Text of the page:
Managing waste streams within buildings

Paul - wasted tales Paul, thank you so much for your contribution to Wasted Tales: hopefully you enjoyed the role of Charles in this episode. We know you are an enthusiastic amateur actor, but also a very inspiring lecturer of facilities management at the school for Facility Management. So we are very curious: how did you prepare for the role of Charles? 
I first read the script once or twice to get a feel for what the writers’ intentions were and whether the script felt 'natural' to me. Then I read it out loud and started playing with my voice sensing which voice would come closest to the feeling I have when I move into Charles as a character. A bit old, a bit brittle and vulnerable and on the other hand reliable and familiar with his own shortcomings. With that voice I had to make the text more and more my own, search for breaks, inflections etc. The sentences must become self-speaking thoughts in my head. 

Within facilities management the facility manager is really a gatekeeper for sustainability within the building/ organization. In which way are the school of FM and facility management students educated in sustainability? 
We are working on a new educational and professional profile in which it is even more explicitly discussed than before that we have an obligation with regard to the SDGs. This already applies to each of us but certainly to the field of Facility Management. We support and facilitate organizations in the broadest sense: this includes building design and maintenance, purchasing, energy supply, logistics, catering: all aspects in which there is so much to gain when you look at sustainability. Our students are problem solvers with a good sense of people and organizations: if we can bring the sustainability DNA into our field of education, then our students will soon make a big difference.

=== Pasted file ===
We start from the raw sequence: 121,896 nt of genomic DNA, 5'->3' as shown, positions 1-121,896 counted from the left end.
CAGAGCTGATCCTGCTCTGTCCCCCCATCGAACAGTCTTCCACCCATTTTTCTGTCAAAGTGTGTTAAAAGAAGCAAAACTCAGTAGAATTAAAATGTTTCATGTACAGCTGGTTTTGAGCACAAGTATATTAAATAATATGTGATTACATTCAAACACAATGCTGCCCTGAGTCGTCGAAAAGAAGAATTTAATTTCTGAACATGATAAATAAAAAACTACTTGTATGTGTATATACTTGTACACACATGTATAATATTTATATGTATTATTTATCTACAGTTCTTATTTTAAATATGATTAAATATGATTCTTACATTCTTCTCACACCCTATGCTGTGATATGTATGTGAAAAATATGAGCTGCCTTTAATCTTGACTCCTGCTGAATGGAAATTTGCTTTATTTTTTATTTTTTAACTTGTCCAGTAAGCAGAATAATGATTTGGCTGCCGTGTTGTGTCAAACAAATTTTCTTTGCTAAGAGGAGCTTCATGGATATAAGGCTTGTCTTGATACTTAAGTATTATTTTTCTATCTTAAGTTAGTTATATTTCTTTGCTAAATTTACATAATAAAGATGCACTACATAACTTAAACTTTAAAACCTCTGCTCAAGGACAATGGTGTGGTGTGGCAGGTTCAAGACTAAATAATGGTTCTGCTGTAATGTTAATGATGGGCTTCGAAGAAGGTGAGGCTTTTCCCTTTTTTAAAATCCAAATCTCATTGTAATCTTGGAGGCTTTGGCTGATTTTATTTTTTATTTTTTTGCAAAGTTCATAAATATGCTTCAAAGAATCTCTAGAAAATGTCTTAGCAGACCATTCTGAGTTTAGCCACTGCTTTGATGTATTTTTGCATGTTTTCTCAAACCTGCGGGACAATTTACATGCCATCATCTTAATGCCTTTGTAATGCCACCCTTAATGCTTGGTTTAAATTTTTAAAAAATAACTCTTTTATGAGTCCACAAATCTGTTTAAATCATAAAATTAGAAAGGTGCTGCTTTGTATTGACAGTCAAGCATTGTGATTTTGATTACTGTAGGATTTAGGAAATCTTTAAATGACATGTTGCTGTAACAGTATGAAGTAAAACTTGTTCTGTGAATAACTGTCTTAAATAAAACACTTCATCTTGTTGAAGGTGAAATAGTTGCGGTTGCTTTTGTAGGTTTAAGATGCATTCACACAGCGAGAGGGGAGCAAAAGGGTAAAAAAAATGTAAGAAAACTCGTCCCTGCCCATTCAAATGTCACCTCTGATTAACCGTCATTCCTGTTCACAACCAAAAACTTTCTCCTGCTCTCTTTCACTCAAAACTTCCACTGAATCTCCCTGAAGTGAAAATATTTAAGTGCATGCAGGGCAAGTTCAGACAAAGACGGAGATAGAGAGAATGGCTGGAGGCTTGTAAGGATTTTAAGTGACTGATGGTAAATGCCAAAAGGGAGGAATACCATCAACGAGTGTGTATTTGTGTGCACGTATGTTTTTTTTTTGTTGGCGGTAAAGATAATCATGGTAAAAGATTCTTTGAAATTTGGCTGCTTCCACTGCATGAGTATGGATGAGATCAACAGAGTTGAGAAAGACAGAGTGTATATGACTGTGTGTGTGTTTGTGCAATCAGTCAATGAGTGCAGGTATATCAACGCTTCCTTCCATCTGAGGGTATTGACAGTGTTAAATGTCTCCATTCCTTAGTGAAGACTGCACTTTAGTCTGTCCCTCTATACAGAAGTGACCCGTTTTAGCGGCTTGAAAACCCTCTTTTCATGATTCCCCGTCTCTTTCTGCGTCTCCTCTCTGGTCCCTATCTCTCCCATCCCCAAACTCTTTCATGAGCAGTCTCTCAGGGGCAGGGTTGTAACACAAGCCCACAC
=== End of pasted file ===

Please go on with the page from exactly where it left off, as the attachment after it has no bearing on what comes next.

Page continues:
We know that many organizations (and facility managers) are aiming to introduce recycled cups in their operations. What is needed to enhance the use of reusable cups within organizations? And what is needed to promote or even to change organizational systems to reduce plastic / non reusable cups? 
As the English proverb says: 'You can lead a horse to water, but you can't make it drink'. In my opinion, information works only to a limited extent and is especially supportive if you are already inclined to behave differently. Then you look for the rational arguments as an extra support. Create a surrounding in which other behaviour towards reusable cups makes people feel happy. Make use of gamification. Make sure that my reusable cup, like my mobile phone, is the first thing I grab when going to work. And make visible that my behaviour really makes a difference. I don't want a savings card for a free cup of coffee, I want a savings card with which - if I offer my reusable cup - I contribute for example to a good cause such as WWF.

As a ‘newborn’ grandfather - because we understand that you recently welcomed your first grandchild - do you want to share any words of wisdom? Because we know that 'Nobody can do for little children what grandparents do. Grandparents sprinkle stardust over the lives of little children’.  
I hope that I can teach my grandchild(ren) a lot about how beautiful, but also how vulnerable our planet is and that we, like everything that lives, are temporary guests here. That we have to take care of our world and leave it better than we found it. 

But: I think that as adults we can learn a lot more from our (grand)children! There's a nice story in which a man walked along the coast. The beach was dotted with washed up starfish. A little girl picked up the starfish one by one and threw them back into the sea. "Girl," the passer-by said, "what are you doing?" I'm saving starfish," she replied. "But there are so many of them, that won't make any difference!" The girl continued imperturbable: she picked up a starfish and threw it into the sea.

"For this one, it does" she said. 

Working on a better planet? Just do it.